By far the most commodious of all the passenger Minors, the Morris Minor Traveller is still a popular choice – but it’s not without its problems. Here’s how to buy one
Words: Paul Jackson
Launched in 1953 and running for an impressive eighteen years, the Traveller proved to be a crucial expansion of the best-selling Morris Minor range, with more than 215,000 examples of this distinctive woody-style estate being produced. The Traveller’s combination of basic reliability and a cavernous load area ensured it was a long-term hit for BMC. And on today’s classic scene, it remains one of the most useful load-carriers, soundly beating many of its contemporaries when it comes to all-round versatility.
As with its saloon stablemate, the Traveller was updated and enhanced over the years, from the original ‘cheese-grater grille’ Series II of 1953 and the ‘slatted grille’ of the following year, through to the 948cc Minor 1000 of 1956-62 and its 1098cc successor. The Minor 1000 Traveller is the most driver-friendly of the lot, with the 37bhp of the initial car being improved upon via the 1962-on version’s 48bhp (at 5100rpm). The very last Minor Traveller finally rolled off the line in April 1971, by which time its wood-framed rear end was viewed as something of an antiquity.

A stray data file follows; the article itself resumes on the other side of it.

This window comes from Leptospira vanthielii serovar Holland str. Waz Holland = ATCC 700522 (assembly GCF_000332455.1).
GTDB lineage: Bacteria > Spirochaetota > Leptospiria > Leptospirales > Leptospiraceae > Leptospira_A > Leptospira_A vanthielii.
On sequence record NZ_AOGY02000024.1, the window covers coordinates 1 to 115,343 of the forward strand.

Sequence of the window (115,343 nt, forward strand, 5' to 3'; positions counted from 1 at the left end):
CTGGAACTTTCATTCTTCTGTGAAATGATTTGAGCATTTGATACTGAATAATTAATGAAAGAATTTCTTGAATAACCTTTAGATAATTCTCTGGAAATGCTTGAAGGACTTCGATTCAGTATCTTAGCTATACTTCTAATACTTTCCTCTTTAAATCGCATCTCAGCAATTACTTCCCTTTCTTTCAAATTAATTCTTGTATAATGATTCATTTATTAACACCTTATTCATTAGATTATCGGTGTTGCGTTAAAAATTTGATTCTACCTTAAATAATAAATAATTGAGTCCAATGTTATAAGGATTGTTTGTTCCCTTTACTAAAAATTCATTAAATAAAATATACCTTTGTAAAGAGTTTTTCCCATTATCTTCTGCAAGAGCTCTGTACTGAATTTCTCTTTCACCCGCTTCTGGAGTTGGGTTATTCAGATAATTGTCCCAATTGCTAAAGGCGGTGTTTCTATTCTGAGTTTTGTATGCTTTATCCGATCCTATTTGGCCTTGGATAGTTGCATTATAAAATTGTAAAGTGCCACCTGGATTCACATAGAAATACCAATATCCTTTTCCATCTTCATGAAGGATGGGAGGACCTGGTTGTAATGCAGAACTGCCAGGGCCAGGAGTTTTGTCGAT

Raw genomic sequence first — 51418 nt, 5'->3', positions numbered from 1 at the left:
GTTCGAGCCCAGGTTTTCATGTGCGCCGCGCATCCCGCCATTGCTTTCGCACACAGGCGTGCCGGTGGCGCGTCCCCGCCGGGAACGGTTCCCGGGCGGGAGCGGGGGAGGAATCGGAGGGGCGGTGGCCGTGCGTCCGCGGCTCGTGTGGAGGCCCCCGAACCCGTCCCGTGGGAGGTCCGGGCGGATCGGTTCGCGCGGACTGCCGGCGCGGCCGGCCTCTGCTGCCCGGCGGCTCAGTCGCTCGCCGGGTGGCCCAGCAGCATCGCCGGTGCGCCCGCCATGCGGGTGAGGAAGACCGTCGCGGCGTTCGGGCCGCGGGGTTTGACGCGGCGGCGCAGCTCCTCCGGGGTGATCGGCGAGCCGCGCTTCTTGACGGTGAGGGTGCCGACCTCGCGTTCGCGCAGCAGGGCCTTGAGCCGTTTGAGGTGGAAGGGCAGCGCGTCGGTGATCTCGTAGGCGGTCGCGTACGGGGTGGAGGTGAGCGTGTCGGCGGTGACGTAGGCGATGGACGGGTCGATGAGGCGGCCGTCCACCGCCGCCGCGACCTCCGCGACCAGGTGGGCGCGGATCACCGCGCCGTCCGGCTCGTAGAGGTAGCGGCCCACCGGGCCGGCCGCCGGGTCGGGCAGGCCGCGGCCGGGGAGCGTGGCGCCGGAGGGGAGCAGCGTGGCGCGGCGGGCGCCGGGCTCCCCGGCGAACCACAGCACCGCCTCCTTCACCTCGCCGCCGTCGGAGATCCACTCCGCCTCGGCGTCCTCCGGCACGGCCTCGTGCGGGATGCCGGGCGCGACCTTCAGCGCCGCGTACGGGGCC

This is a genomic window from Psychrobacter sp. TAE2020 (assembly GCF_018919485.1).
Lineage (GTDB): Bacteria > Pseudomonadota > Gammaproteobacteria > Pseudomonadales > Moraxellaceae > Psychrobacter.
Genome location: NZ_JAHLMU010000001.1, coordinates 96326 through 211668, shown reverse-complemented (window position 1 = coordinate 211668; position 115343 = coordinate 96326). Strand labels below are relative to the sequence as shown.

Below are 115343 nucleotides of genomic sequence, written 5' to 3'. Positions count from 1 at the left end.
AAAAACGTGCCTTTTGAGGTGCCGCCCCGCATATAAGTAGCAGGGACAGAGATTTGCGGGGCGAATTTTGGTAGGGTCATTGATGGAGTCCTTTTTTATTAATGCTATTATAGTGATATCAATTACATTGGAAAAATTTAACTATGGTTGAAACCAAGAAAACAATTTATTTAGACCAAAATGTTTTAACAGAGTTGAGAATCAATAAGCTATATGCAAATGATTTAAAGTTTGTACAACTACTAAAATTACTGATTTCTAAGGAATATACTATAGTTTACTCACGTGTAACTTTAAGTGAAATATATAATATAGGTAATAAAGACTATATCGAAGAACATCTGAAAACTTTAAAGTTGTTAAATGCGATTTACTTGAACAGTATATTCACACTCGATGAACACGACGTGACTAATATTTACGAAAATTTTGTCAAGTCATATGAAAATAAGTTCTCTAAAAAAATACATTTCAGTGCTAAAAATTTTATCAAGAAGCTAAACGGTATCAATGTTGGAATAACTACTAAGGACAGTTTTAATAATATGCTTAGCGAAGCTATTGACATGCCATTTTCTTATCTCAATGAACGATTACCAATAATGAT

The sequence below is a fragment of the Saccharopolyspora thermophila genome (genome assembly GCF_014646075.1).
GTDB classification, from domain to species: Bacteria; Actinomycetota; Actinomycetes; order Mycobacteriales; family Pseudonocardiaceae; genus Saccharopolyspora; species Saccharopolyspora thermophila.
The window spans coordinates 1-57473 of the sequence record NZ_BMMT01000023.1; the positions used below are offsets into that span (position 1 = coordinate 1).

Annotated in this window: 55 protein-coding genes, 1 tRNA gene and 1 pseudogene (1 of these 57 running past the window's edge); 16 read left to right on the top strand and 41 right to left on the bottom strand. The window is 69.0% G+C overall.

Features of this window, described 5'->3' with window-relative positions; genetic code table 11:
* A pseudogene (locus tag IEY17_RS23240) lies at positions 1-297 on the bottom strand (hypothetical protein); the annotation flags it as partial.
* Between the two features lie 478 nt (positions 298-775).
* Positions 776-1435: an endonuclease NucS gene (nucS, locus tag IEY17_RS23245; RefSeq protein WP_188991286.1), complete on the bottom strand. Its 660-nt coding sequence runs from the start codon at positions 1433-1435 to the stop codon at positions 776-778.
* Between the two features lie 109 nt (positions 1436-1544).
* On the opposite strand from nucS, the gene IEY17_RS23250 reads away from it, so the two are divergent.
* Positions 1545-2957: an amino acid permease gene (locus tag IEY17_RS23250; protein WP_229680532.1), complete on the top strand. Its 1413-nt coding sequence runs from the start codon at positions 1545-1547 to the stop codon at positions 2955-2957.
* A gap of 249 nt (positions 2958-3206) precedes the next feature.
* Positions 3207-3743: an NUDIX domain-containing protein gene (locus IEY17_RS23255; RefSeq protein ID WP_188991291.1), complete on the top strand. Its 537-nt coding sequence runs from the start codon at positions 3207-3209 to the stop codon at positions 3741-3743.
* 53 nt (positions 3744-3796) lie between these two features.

This much-loved Morris was (and still is) one of the most distinctive estate cars of its time, comprising the front end of a Minor saloon mated to a rear based on the standard floor pan, featuring a structural wooden framework, aluminium rear roof section, twin side-opening rear doors and a generous load area. But why did Morris choose to go the wood-framed route in the first place? There’s no doubt that the woody concept was popular on the other side of the Atlantic, and many a European designer was being influenced by American trends of the time.
The wood-framed idea also made production sense, however, for it was a material that was readily available just eight years after the end of World War II. Strength was an issue too, with the Traveller’s wooden roof cant rails bringing together a structure of impressive rigidity. Even better, the existing wood shop at the Morris Bodies plant was capable of taking on the task of putting together the timber framework, subsequently transported to the Minor production line at Cowley in complete form ready for final assembly of the finished vehicle. The downside of such a production process was its cost to BMC- despite being a successful, much-loved and long-lived car the Traveller effectively made no profit.